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Comparing a Galaxy to a Pencil

Astrometry Observing Outreach
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#1 PollAirUs

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Posted 21 October 2021 - 05:33 PM

Hello everyone!

Sometime ago I saw an astrophoto of a galaxy, and in the image description was written something like "this galaxy is X light years in diameter and it's Y light years from earth. Taking a picture of this galaxy is like taking a picture of a 10 centimeter pen Z miles away." And I'd like to know how to calculate this so I can do similar comparisons with other objects.

 

I've tried some formulas but nothing that I was sure about the result. I'm having trouble with the units of measure, like using kilometers for distance and the real size of the galaxy but baing forced to use arc minutes for the apparent size of it.

If anyone knows how to do the math, I'd be very greatful.

 



#2 Asbytec

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Posted 21 October 2021 - 06:04 PM

http://www.ifa.hawai...parsec = 1 AU /

 

http://astro.physics...-angle-formula/

 

http://www.1728.org/angsize.htm


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#3 jeffreym

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Posted 21 October 2021 - 06:15 PM

Maybe I'm thinking of this wrong, but isn't it just a simple ratio?

 

Needle Galaxy 191,000 LY across (or long due to edge-on view) at 39,000,000 LY away.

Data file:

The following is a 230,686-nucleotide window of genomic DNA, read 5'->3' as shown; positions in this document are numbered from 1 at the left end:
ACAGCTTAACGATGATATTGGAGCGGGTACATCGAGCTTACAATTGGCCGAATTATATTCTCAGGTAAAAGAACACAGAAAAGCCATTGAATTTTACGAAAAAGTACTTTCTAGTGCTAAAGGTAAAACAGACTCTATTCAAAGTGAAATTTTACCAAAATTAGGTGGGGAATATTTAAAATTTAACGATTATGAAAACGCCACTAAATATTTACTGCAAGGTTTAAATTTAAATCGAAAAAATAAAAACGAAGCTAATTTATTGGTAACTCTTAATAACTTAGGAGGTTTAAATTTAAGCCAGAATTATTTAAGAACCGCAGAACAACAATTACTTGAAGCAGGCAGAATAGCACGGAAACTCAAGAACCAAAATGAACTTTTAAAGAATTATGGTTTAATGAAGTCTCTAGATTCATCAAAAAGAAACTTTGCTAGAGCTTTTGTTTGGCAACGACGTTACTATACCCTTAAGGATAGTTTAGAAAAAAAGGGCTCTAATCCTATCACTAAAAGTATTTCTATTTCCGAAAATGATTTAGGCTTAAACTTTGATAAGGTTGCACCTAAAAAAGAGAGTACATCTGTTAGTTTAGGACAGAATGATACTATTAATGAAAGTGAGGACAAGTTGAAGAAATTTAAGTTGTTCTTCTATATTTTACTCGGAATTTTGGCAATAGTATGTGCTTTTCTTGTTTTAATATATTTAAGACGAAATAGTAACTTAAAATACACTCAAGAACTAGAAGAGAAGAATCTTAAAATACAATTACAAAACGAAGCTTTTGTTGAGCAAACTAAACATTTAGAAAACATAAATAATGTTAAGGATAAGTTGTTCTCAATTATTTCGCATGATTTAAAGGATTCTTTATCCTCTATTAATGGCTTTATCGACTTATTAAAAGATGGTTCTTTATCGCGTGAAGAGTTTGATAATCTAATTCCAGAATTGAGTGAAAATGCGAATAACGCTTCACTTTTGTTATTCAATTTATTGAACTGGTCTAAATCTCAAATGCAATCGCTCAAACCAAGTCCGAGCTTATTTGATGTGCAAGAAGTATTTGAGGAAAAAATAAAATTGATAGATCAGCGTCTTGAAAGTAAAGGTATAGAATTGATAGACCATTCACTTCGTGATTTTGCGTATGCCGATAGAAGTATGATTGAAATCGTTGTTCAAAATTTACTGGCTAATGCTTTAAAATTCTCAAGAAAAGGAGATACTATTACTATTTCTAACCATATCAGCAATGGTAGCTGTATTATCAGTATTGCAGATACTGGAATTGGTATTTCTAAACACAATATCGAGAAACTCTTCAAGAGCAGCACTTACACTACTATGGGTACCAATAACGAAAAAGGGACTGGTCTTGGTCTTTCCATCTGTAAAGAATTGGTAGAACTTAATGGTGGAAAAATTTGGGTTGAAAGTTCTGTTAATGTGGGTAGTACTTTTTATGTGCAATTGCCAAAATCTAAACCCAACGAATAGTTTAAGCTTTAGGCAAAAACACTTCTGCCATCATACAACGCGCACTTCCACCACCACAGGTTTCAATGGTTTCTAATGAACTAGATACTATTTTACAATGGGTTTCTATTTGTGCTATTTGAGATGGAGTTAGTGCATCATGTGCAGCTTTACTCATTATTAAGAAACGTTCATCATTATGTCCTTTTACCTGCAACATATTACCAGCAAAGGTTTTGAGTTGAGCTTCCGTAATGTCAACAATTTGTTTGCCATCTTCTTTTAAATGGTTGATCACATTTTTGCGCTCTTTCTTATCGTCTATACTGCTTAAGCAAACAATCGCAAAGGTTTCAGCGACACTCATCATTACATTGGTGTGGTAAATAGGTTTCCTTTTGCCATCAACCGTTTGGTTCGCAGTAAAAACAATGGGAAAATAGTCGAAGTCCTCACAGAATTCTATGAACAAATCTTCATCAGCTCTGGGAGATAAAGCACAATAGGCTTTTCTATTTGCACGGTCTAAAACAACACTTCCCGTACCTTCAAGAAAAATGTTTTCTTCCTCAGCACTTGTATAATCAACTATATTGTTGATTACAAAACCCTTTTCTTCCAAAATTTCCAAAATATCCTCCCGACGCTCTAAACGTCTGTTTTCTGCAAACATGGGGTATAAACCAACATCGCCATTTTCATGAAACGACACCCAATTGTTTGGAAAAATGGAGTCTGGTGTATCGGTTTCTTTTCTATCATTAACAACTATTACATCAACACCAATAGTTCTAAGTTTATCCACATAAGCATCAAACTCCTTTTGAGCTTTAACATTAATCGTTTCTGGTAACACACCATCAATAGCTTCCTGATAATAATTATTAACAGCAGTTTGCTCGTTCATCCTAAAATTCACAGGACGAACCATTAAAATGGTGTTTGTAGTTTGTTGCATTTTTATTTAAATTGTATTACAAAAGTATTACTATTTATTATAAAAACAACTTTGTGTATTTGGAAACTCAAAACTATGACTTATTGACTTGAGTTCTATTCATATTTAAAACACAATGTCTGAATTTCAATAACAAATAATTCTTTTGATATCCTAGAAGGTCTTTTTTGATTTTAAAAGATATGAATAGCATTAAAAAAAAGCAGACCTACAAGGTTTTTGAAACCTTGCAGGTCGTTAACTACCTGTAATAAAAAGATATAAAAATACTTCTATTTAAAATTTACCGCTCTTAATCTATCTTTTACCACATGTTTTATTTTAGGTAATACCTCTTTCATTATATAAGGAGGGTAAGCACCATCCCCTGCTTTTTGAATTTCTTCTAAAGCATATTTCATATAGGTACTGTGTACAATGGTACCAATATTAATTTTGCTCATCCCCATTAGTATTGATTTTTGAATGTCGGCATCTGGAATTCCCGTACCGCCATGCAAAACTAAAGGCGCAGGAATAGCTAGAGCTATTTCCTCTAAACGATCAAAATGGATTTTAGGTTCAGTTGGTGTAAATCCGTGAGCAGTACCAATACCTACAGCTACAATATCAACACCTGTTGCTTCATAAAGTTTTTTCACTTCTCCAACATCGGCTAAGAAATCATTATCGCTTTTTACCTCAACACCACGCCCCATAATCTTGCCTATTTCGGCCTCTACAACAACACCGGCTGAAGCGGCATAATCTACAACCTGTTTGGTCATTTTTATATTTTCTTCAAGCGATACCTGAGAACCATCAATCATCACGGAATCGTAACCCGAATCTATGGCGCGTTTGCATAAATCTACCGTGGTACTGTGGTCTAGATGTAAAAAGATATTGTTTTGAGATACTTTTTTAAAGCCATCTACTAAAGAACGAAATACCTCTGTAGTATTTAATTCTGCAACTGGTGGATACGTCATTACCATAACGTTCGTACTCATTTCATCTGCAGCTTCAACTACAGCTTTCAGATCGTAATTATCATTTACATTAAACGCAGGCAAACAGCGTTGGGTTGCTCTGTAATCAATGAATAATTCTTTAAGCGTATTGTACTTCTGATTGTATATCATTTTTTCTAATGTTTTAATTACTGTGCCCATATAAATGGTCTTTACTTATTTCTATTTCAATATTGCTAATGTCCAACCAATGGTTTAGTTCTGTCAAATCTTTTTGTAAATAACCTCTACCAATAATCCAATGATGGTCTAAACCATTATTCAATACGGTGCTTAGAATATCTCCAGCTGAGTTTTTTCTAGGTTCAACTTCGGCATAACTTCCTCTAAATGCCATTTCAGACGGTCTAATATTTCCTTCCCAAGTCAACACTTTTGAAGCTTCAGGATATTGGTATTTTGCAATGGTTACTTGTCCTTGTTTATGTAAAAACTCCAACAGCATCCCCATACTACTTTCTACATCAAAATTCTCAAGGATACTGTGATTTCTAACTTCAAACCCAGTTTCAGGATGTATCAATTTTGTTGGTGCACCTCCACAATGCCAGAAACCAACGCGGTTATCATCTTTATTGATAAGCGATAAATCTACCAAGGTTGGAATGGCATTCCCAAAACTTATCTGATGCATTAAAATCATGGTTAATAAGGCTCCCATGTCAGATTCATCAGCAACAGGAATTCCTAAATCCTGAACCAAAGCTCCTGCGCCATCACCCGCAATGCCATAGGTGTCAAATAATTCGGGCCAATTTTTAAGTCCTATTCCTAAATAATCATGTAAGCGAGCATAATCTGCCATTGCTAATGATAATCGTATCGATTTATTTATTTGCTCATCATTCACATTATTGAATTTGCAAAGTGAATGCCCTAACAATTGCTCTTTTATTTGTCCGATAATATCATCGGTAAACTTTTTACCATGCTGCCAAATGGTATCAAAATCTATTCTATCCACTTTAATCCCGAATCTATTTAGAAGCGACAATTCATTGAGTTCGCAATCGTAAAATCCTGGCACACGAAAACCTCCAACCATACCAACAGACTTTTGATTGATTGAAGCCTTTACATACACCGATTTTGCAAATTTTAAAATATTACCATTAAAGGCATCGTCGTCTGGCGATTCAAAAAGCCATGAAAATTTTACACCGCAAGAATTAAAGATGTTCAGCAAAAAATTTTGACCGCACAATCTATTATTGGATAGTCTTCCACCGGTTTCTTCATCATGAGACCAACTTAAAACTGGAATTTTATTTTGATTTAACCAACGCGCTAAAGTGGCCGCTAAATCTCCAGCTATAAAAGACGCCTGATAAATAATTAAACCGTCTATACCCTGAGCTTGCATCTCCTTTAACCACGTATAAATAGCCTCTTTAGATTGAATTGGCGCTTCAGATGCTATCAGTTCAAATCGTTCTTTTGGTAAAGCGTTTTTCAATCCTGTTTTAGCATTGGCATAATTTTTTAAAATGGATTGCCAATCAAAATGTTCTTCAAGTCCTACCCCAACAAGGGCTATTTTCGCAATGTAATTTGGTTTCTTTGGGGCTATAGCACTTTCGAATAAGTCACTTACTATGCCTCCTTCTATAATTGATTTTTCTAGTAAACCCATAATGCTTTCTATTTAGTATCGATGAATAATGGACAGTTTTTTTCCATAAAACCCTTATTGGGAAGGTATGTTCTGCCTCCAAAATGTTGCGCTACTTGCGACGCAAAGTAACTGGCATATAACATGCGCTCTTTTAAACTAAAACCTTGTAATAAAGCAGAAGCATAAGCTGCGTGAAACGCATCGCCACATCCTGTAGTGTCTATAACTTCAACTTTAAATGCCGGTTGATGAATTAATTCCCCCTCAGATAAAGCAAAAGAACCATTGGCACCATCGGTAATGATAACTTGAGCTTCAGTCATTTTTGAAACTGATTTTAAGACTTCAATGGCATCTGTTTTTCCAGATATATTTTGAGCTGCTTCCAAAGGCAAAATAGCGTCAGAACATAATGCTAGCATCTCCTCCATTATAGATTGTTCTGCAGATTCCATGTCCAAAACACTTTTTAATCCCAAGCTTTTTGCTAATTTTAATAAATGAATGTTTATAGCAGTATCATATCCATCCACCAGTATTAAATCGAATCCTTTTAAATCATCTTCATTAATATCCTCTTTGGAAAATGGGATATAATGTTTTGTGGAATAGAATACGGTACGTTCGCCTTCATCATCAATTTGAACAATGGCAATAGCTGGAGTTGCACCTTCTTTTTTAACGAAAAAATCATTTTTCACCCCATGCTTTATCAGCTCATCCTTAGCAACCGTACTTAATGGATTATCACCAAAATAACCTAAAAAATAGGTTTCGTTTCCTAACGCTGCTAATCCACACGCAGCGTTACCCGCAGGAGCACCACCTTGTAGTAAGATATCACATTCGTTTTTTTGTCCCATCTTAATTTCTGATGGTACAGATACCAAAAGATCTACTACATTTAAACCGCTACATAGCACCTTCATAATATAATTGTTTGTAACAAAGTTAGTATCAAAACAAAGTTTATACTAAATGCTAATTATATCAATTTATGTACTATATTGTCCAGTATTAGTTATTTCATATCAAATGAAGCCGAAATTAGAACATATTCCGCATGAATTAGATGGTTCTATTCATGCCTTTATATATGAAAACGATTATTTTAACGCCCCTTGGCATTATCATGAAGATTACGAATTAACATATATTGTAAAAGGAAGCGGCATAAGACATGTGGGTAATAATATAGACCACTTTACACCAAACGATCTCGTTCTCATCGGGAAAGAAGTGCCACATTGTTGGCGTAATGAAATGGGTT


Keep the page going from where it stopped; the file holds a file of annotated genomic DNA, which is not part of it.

Pencil at 17.78cm long at some unknown distance away in cm.

 

(39,000,000 x 17.78) / 191,000 = 3,614cm

 

So, a pencil at 36 meters.

 

Also, you could convert the object into a unit of one and divide the distance by that.

So, 39,000,000/191,000= 204.19 units

 

Pencil of 17.78cm = 1 unit

17.78cm x 204.19 units away = 3,630 cm 

 

So, a pencil at 36 meters.

 

Have fun!

Jeff


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#4 rblackadar

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Posted 21 October 2021 - 06:37 PM

As I understand your question, you're OK doing ratios of distances but don't know how to do it with arcminutes.

 

If the angular size is given in arcminutes, divide by 60 to convert to degrees, then divide the result by 57.3 to convert to radians. The tiny result that you get from that is -- to good approximation -- equal to the length of the pencil in cm, divided by the distance away in cm. (Use the same units top and bottom, in that fraction.) If the distance is an unknown, x, then you can calculate x in cm by simple algebra.

 

This is essentially the method given in the links in the first response; the only difference is that these links give the formula for arcseconds. (57.2958 * 60 * 60 = 206265)


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#5 PollAirUs

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Posted 21 October 2021 - 08:14 PM

Maybe I'm thinking of this wrong, but isn't it just a simple ratio?

 

Needle Galaxy 191,000 LY across (or long due to edge-on view) at 39,000,000 LY away.